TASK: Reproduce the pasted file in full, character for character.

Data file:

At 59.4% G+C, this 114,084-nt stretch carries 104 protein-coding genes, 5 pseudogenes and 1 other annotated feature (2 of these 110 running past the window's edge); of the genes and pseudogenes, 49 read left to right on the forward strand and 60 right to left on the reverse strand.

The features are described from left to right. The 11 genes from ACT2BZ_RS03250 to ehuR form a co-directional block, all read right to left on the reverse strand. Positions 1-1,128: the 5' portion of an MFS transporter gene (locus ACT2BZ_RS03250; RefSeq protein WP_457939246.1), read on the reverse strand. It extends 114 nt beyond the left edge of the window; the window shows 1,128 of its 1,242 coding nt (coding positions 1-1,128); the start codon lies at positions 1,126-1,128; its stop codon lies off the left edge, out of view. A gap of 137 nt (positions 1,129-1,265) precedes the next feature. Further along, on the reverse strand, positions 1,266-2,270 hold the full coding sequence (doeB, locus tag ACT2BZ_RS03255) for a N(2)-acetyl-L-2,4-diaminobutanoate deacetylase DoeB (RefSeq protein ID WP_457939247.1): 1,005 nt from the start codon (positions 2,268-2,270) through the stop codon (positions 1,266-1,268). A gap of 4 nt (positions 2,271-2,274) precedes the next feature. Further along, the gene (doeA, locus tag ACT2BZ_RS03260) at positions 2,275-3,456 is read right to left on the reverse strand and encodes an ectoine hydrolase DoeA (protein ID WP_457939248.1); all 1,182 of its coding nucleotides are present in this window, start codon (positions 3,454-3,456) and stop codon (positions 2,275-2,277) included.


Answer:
At 59.4% G+C, this 114,084-nt stretch carries 104 protein-coding genes, 5 pseudogenes and 1 other annotated feature (2 of these 110 running past the window's edge); of the genes and pseudogenes, 49 read left to right on the forward strand and 60 right to left on the reverse strand.

The features are described from left to right. The 11 genes from ACT2BZ_RS03250 to ehuR form a co-directional block, all read right to left on the reverse strand. Positions 1-1,128: the 5' portion of an MFS transporter gene (locus ACT2BZ_RS03250; RefSeq protein WP_457939246.1), read on the reverse strand. It extends 114 nt beyond the left edge of the window; the window shows 1,128 of its 1,242 coding nt (coding positions 1-1,128); the start codon lies at positions 1,126-1,128; its stop codon lies off the left edge, out of view. A gap of 137 nt (positions 1,129-1,265) precedes the next feature. Further along, on the reverse strand, positions 1,266-2,270 hold the full coding sequence (doeB, locus tag ACT2BZ_RS03255) for a N(2)-acetyl-L-2,4-diaminobutanoate deacetylase DoeB (RefSeq protein ID WP_457939247.1): 1,005 nt from the start codon (positions 2,268-2,270) through the stop codon (positions 1,266-1,268). A gap of 4 nt (positions 2,271-2,274) precedes the next feature. Further along, the gene (doeA, locus tag ACT2BZ_RS03260) at positions 2,275-3,456 is read right to left on the reverse strand and encodes an ectoine hydrolase DoeA (protein ID WP_457939248.1); all 1,182 of its coding nucleotides are present in this window, start codon (positions 3,454-3,456) and stop codon (positions 2,275-2,277) included.